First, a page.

If there were a decathalon of table games, Walter Browne would take gold.
Browne — dubbed “Six-Time” because that’s how often he won the US chess championship — was also a consummate player of poker, Scrabble, backgammon — you name it.
In his entertaining book, “The Stress of Chess,” he describes growing up in New York in the 1960s, with rival multigame masters like Paul Magriel .
By age 14, his parents “were so concerned about my obsession for chess they sent me to see a ‘shrink,’ ” he writes. That lasted six sessions, until his parents realized the psychiatrist spent most of the time getting chess lessons.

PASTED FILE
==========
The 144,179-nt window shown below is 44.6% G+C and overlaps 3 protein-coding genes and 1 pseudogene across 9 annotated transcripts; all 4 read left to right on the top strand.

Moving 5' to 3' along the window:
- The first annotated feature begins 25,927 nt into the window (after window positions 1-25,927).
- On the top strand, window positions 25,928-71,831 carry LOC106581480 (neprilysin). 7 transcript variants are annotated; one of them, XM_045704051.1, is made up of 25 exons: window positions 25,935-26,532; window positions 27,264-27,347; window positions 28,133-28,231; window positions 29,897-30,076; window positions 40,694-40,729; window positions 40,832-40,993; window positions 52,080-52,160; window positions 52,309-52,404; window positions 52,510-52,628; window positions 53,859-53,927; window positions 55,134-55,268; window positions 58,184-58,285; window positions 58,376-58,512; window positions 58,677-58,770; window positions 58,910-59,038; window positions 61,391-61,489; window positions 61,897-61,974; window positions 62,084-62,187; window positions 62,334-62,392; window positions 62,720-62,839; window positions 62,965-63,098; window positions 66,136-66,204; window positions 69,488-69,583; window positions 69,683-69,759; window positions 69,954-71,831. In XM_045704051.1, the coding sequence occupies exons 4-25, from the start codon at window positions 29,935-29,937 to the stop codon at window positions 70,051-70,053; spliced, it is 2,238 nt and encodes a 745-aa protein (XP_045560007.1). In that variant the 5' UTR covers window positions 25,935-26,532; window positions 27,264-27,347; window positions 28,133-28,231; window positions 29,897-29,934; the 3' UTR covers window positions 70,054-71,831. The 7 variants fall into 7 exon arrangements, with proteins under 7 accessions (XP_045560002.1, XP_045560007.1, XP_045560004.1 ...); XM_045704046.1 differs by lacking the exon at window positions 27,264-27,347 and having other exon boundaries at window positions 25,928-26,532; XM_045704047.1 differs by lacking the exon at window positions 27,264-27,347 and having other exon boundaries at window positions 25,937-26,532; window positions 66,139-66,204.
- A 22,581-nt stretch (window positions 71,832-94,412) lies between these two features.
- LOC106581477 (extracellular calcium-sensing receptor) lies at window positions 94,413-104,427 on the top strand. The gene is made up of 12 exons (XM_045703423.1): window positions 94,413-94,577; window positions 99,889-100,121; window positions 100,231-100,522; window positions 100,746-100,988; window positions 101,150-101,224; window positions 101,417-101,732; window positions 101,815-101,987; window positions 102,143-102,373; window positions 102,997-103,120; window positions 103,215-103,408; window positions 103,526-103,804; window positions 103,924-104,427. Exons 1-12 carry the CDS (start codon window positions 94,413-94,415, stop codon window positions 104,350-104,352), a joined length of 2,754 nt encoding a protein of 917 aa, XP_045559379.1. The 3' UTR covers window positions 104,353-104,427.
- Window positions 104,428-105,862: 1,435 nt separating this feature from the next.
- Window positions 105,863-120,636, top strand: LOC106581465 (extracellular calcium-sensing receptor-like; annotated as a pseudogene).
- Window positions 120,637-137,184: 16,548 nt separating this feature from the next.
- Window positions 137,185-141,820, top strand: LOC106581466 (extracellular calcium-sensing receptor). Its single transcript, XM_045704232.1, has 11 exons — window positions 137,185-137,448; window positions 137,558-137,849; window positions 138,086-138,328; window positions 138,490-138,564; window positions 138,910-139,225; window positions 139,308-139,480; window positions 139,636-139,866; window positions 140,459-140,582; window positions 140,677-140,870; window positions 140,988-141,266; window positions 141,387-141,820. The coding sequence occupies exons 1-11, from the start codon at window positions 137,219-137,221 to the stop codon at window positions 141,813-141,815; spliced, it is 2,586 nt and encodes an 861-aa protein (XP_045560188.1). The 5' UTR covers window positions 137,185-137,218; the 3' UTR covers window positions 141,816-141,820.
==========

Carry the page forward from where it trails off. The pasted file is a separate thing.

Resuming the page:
On one occasion, Browne played chess and poker for 2 1/2 days straight, until he blundered away his queen in a chess game.
Bobby Fischer invited him to Grossinger’s, in the Catskills, to prepare for the 1972 world championship match — by playing pool and table tennis, as well as looking at chess.
He didn’t hear from Fischer again until 1981, when he turned up at Browne’s Berkeley, Calif., home. “We played a game of pool, but he never got a shot” as Browne ran the table from the break. The next day, Fischer spent “five or six hours” using Browne’s phone, and then left in a huff, never to contact Browne again, when his host objected.
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